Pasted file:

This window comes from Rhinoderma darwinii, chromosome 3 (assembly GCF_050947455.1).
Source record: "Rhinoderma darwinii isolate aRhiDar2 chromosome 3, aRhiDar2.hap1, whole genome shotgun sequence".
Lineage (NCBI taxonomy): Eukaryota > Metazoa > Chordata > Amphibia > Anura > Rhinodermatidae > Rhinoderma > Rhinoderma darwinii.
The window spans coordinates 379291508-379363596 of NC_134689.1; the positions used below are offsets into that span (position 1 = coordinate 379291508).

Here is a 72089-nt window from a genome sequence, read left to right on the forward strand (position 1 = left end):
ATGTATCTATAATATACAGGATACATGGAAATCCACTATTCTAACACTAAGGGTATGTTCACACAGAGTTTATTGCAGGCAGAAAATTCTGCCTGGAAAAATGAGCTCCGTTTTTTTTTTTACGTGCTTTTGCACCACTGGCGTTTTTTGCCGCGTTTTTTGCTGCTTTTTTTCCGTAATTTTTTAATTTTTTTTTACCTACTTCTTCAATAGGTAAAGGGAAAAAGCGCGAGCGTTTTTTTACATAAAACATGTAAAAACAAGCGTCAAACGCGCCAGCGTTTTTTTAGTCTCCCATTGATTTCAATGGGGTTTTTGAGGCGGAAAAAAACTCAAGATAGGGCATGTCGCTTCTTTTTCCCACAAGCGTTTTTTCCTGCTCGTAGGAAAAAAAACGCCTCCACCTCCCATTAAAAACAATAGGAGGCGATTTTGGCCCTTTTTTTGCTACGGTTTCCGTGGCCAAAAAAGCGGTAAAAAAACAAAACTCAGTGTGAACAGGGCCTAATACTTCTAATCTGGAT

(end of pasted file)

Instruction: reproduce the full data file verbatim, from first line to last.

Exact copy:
This window comes from Rhinoderma darwinii, chromosome 3 (assembly GCF_050947455.1).
Source record: "Rhinoderma darwinii isolate aRhiDar2 chromosome 3, aRhiDar2.hap1, whole genome shotgun sequence".
Lineage (NCBI taxonomy): Eukaryota > Metazoa > Chordata > Amphibia > Anura > Rhinodermatidae > Rhinoderma > Rhinoderma darwinii.
The window spans coordinates 379291508-379363596 of NC_134689.1; the positions used below are offsets into that span (position 1 = coordinate 379291508).

Here is a 72089-nt window from a genome sequence, read left to right on the forward strand (position 1 = left end):
ATGTATCTATAATATACAGGATACATGGAAATCCACTATTCTAACACTAAGGGTATGTTCACACAGAGTTTATTGCAGGCAGAAAATTCTGCCTGGAAAAATGAGCTCCGTTTTTTTTTTTACGTGCTTTTGCACCACTGGCGTTTTTTGCCGCGTTTTTTGCTGCTTTTTTTCCGTAATTTTTTAATTTTTTTTTACCTACTTCTTCAATAGGTAAAGGGAAAAAGCGCGAGCGTTTTTTTACATAAAACATGTAAAAACAAGCGTCAAACGCGCCAGCGTTTTTTTAGTCTCCCATTGATTTCAATGGGGTTTTTGAGGCGGAAAAAAACTCAAGATAGGGCATGTCGCTTCTTTTTCCCACAAGCGTTTTTTCCTGCTCGTAGGAAAAAAAACGCCTCCACCTCCCATTAAAAACAATAGGAGGCGATTTTGGCCCTTTTTTTGCTACGGTTTCCGTGGCCAAAAAAGCGGTAAAAAAACAAAACTCAGTGTGAACAGGGCCTAATACTTCTAATCTGGAT